Author: Ken Follett
Publication Date: 2010
Source: Book club borrowed
Genre: Historical Fiction
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Fall of Giants is an epic novel spanning 13 years from 1911 to 1924. It follows a group of intertwining families as they live through the First World War, the Russian Revolution and the fight for women's suffrage. Billy and Ethel Williams are a brother and sister living in Aberowen, Wales. Billy starts work at the coal mine at thirteen as his father did before him and Ethel works as a housekeeper at the Earl's estate. Lord Fitzherbert and his wife, a Russian princess, have grown up with all the privileges that their titles provide. Lady Maud (Fitz's sister) is a staunch activist and soon finds herself falling for a German aristocrat, Walter von Ulrich. Gus Dewar is an American who carves out a career working in the president Woodrow Wilson's campaign while Lev & Grigori Peshkov are two orphaned Russian brothers living in Petrograd and trying to find a way out of Russia and to America.
This was a fascinating work of fiction that interwove historical figures and events with fictional characters and stories while portraying a real sense of the political motives of the war. There were plenty of fascinating parts of this novel that drew an incredible picture of the time.
At the very start of the novel we are introduced to the Welsh coal mines and the lives of the miners who spend so much of it underground. I found this part of the novel really well written and incredibly interesting. Also the early parts of the novel depict the lives of Lord Fitzherbert and his family and the way of life of the English aristocracy. I'm currently watching Downtown Abbey which I absolutely adore and which is also set in the same time and centered around a Lord's estate. Since that TV show depicts uniforms and clothes in such particular fashion I was able to more easily picture and interpret scenes in this book. It really enhanced it for me.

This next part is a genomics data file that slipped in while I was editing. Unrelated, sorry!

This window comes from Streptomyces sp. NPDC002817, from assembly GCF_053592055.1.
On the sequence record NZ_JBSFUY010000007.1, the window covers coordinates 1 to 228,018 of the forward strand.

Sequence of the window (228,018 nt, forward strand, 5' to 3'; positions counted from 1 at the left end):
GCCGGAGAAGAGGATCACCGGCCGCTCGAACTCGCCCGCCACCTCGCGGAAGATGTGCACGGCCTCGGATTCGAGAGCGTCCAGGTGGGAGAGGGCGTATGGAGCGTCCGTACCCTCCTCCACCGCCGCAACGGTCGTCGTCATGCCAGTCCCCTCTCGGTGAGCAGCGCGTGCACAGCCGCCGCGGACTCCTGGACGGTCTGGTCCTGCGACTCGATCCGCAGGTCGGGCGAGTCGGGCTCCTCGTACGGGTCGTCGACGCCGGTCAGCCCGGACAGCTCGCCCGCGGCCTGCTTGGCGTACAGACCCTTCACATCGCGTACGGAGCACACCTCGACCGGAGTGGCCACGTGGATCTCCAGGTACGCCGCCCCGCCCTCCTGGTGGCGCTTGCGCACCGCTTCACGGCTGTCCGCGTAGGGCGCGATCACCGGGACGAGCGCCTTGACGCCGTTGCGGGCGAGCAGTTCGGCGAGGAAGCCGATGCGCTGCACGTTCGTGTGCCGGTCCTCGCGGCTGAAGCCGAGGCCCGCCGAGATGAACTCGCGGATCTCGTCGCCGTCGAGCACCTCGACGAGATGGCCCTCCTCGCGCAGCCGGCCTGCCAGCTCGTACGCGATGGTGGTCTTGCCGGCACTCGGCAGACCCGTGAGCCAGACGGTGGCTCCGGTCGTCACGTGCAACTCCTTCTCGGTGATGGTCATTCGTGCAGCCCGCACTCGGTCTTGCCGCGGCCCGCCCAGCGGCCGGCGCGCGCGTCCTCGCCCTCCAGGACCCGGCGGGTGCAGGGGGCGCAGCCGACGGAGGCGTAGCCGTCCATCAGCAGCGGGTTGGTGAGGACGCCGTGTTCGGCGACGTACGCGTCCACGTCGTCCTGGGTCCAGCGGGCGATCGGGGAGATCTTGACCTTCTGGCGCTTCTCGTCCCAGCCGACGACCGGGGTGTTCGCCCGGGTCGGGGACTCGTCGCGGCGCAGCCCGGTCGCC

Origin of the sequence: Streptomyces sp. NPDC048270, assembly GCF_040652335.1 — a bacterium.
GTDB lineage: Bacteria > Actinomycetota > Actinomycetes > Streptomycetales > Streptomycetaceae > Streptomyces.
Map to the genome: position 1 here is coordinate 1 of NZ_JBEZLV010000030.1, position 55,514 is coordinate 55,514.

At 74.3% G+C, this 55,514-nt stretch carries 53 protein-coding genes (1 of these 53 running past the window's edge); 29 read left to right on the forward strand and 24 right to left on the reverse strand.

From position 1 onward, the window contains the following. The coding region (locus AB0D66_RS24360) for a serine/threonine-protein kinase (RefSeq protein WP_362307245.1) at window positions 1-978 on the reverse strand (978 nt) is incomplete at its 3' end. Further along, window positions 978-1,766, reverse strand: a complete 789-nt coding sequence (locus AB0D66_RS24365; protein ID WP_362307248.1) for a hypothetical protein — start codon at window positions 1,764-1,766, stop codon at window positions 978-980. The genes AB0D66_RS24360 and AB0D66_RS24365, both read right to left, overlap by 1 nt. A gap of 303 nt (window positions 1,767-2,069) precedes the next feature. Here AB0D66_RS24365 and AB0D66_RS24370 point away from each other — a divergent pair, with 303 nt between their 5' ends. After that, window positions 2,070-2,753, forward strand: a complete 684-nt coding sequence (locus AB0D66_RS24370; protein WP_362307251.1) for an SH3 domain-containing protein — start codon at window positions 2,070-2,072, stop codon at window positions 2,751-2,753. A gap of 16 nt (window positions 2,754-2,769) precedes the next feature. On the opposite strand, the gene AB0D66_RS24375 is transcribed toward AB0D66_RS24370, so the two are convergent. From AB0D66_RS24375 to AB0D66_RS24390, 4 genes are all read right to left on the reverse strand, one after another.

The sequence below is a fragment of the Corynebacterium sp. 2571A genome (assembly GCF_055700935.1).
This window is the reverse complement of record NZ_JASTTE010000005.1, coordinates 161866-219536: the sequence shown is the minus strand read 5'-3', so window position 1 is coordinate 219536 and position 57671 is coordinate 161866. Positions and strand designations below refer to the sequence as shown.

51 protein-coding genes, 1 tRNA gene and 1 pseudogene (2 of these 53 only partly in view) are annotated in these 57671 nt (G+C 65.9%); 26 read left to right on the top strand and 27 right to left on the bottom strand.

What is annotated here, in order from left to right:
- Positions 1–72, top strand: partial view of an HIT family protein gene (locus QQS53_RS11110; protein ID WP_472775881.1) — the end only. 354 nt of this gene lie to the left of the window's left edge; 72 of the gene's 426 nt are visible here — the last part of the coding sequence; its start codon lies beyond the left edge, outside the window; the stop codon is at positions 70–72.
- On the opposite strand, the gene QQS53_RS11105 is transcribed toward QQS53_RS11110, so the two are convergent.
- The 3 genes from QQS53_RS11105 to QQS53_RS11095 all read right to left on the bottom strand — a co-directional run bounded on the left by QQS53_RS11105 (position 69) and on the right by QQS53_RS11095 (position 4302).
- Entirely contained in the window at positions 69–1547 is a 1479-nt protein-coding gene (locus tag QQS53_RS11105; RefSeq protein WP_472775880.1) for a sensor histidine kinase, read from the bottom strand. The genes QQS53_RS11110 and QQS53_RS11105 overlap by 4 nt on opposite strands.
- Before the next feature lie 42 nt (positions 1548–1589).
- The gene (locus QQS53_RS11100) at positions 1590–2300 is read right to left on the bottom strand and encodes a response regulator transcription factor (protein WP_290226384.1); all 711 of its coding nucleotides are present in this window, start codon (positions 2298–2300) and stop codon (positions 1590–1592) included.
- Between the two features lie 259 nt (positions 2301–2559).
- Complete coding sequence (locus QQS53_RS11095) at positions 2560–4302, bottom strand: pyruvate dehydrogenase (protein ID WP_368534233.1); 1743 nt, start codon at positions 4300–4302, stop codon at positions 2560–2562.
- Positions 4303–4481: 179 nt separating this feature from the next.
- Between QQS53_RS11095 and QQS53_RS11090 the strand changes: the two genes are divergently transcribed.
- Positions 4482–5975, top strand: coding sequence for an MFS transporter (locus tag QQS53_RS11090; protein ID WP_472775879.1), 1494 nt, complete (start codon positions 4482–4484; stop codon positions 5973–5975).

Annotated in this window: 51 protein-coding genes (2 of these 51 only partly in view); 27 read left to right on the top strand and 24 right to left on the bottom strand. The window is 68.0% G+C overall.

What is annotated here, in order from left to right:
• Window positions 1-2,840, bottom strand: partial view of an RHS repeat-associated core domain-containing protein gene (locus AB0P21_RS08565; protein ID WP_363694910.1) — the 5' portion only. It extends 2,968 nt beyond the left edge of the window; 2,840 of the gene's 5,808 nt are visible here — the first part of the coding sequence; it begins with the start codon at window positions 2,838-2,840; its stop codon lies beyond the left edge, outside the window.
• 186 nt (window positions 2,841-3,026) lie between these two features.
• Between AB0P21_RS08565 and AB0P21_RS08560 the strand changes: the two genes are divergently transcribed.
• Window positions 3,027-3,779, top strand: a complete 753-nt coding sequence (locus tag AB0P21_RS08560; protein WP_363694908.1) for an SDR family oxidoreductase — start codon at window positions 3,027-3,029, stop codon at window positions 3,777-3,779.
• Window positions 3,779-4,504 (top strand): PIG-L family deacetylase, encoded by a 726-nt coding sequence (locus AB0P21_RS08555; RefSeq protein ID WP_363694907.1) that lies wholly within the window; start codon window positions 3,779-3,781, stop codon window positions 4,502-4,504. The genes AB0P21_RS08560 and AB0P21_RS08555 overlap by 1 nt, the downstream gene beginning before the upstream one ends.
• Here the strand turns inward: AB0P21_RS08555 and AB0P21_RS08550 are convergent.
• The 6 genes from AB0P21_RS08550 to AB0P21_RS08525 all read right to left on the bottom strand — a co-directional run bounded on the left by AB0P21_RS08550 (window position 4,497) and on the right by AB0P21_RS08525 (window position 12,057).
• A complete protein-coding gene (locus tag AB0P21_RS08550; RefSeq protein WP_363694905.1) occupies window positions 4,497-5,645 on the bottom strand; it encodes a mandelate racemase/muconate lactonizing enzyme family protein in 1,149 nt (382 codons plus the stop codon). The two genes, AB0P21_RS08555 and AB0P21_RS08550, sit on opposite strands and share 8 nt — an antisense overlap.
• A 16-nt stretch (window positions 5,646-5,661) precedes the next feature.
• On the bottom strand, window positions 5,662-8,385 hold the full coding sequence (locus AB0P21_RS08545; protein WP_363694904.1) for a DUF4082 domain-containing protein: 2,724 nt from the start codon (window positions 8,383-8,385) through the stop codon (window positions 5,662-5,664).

One of the things that I loved about this novel is that you are able to see stories from many different countries involved in the war. It clearly explains political motives and events sequences that lead up to the countries declaring war and their agendas as the years go by. But because you are so invested in the characters you can see it from all points of view. I thought that Follett did an incredible job of providing an interesting mix of politics and war strategy with the personal effects of war on characters in the novel.
It is a large book and some people will be put off by that. But I highly recommend you give this book a try. I'm quite surprised that it didn't seem to get as good reviews as his other books (Pillars of the Earth and World Without End). Yes I loved those books but this one is different, set at a completely different time and should be reviewed in it's own context. This is much slower pace as it delves a lot deeper into politics and the like so if you're not into history you may find this a little too slow for your liking. But personally I think this novel was fantastic and well worth a read.